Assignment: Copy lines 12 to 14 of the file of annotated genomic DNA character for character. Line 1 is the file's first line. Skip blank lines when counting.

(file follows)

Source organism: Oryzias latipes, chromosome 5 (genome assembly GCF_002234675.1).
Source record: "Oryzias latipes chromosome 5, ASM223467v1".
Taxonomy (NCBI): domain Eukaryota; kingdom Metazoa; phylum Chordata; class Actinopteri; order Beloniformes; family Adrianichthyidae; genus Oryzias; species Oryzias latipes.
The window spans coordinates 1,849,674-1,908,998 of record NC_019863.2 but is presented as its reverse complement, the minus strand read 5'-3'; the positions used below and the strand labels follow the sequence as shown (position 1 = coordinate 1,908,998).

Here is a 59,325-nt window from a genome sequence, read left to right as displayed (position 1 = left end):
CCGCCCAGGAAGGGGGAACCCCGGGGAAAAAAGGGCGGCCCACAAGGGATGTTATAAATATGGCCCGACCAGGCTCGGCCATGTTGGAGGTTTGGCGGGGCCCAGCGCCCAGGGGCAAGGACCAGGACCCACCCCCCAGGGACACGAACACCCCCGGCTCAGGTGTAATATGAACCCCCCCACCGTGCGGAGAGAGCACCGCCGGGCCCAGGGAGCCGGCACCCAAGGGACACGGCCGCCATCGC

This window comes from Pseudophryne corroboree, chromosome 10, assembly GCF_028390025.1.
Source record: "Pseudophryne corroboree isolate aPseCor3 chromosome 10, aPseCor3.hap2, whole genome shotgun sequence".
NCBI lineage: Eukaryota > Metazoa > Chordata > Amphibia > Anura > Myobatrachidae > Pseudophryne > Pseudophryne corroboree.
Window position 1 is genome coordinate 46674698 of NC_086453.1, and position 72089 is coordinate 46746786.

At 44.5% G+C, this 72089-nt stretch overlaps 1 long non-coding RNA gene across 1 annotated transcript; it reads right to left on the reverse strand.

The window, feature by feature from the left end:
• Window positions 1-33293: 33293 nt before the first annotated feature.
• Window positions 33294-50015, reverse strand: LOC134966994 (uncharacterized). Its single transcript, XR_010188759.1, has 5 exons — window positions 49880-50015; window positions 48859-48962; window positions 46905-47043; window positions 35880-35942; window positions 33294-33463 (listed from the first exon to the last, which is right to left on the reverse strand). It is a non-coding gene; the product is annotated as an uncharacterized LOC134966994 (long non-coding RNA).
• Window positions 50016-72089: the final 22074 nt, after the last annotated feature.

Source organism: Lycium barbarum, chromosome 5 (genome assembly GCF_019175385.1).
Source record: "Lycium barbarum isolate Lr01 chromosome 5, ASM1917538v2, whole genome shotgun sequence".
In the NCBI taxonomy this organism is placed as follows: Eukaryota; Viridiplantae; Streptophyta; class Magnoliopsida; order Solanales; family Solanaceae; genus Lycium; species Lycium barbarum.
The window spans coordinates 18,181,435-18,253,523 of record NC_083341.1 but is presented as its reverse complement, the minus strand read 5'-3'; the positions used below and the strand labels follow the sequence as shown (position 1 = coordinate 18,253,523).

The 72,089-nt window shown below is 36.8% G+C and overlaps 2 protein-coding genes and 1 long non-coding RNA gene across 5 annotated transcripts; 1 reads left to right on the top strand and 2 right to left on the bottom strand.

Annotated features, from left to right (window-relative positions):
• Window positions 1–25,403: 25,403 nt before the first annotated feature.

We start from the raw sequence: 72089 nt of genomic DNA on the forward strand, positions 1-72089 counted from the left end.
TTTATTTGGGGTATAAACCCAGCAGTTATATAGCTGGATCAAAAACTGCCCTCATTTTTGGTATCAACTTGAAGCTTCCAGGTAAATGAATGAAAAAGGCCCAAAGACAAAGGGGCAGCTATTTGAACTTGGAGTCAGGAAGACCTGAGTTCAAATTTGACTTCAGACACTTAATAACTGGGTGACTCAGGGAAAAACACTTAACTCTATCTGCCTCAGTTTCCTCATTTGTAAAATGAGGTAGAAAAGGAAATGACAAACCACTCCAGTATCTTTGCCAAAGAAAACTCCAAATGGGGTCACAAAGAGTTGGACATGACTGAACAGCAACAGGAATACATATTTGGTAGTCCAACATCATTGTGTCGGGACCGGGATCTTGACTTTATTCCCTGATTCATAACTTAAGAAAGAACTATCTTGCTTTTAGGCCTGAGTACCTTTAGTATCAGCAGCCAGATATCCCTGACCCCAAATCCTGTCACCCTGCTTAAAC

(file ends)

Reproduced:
The window, feature by feature from the left end:
• Window positions 1-33293: 33293 nt before the first annotated feature.
• Window positions 33294-50015, reverse strand: LOC134966994 (uncharacterized). Its single transcript, XR_010188759.1, has 5 exons — window positions 49880-50015; window positions 48859-48962; window positions 46905-47043; window positions 35880-35942; window positions 33294-33463 (listed from the first exon to the last, which is right to left on the reverse strand). It is a non-coding gene; the product is annotated as an uncharacterized LOC134966994 (long non-coding RNA).